In these “extraordinarily uncertain” times, it’s a life saver.

Now, it’s painfully obvious that this year’s disruptions are making it hard for retailers to plan for the holidays.

But, Shopping Insights helps them stay up to date on what shoppers want and follow trends in their category.

How can Google provide these shopping insights?

According to Think with Google, in 63% of shopping scenarios, shoppers go online to conduct research before they make a purchase decision, regardless of whether they end up buying online or in a store.

With daily search data for 55,000+ products, 45,000+ brands, and nearly 5,000 categories across the U.S., Shopping Insights helps you better understand customers’ shopping intent online, and make more informed merchandising and marketing decisions across online and offline channels.

For example, the top brands in the Toys & Games category, based on data from July 17 to August 16, 2023, are:

LEGO.

Hasbro.

Mattel.

Funko.

Hot Wheels.

So, if you are planning for either Small Business Saturday or the entire Holiday Season, you know which brands to stock on your shelves.

5. Market Finder

Google launched Market Finder in November 2023, but I’ve rarely used the tool in the past.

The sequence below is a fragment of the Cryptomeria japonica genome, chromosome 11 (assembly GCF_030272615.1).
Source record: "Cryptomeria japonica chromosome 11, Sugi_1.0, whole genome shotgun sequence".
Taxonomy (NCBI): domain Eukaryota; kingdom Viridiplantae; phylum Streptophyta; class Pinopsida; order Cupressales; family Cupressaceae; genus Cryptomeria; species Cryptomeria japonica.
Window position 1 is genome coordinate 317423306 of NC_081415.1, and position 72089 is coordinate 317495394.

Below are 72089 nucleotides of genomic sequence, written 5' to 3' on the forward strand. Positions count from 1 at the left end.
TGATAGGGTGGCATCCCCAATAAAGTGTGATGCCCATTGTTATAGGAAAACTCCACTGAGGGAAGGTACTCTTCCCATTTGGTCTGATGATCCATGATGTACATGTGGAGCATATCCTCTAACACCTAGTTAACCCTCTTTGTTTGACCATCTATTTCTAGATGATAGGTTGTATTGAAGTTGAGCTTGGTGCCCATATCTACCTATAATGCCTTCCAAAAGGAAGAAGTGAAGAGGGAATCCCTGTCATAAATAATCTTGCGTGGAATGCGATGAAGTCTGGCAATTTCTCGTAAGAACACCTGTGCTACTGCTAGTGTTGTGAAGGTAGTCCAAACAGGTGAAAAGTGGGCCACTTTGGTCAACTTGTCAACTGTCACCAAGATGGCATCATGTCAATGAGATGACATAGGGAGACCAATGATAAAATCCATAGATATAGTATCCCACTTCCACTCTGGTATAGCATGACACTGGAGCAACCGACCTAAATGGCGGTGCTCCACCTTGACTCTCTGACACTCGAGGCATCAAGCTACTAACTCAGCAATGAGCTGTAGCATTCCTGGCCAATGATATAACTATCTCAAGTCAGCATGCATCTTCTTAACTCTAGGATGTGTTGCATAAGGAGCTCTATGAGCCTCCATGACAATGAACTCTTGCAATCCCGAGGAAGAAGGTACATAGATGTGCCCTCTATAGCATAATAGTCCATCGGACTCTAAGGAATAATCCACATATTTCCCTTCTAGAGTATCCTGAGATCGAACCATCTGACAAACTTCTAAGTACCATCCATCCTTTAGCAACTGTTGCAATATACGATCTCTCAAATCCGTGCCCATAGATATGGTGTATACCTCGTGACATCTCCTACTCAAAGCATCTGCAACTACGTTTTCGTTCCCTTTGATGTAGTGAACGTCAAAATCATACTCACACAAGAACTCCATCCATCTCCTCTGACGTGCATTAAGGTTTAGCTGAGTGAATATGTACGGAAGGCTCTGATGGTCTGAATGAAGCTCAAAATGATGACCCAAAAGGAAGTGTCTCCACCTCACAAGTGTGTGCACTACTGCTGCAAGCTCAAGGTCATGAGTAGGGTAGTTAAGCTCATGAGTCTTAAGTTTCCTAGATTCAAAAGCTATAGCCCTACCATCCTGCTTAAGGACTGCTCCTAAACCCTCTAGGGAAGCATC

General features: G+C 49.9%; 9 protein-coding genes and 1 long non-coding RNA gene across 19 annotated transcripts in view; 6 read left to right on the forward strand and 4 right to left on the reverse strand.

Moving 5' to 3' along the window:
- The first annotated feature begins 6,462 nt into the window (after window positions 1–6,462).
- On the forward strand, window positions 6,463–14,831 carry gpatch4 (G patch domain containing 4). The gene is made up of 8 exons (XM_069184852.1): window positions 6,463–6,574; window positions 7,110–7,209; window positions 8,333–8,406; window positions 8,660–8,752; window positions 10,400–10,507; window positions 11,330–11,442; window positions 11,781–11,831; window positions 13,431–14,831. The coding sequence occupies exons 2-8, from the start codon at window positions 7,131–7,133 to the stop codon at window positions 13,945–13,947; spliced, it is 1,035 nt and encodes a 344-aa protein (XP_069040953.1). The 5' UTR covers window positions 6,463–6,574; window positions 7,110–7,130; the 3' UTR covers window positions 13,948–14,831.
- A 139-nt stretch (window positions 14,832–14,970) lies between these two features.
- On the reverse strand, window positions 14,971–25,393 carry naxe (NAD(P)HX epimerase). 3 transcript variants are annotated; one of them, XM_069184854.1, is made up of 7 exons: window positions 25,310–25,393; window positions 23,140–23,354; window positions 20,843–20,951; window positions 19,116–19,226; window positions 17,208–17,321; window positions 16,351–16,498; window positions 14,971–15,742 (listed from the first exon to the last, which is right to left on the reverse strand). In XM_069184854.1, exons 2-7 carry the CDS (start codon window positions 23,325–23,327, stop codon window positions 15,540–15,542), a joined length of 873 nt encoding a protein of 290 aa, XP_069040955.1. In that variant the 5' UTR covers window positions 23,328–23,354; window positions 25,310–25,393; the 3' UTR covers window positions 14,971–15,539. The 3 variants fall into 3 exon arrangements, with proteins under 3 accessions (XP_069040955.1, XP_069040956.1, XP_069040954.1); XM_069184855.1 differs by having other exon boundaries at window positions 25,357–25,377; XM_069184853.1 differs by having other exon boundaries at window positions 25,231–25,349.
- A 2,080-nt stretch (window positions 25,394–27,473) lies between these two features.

But, it has now become a game-changer when helping clients navigate the “new normal.”

For example, I’m working with the Rutgers School of Management and Labor Relations (SMLR) to generate applications for its Online Professional Masters in Human Resource Management program.

By entering SMLR’s URL into Market Finder, I was able to calculate which regions offer the best opportunities for growth, based on key metrics for my chosen categories.

Within the United States, they are California, Texas, and Florida.

For Rutgers, which is the State University of New Jersey, this came as a major surprise, because it represents a significant shift from the geographic trends before the pandemic.

6. Google Surveys

Google Consumer Surveys was launched in March 2012. It was renamed Google Surveys in October 2024.

It’s become one of the essential tools in my toolkit for getting valuable insights into the minds of my clients’ target audiences.

If you haven’t used it yet, Google Surveys is a market research tool that gathers data from survey questions that you write.

Web users answer your survey questions in order to access high-quality content on the Google Display Network.

In turn, content publishers get paid as their users answer your questions. Google then aggregates and analyzes the responses through a simple online interface.

Yes, I also use Search Console and keyword tools. But, those tell me “what” people are searching for.

They don’t tell me “why” people are conducting those queries.

Only now, Google Surveys help me uncover search intent, which is much more valuable.

I have frequently used screening questions to ensure that the respondents to a particular survey represent the niche audience that my client is targeting, instead of anyone and everyone who used a search term.

And Google Surveys has enabled me to get answers within days instead of weeks with more traditional survey methods.

Oh, and did I mention that it was cheap?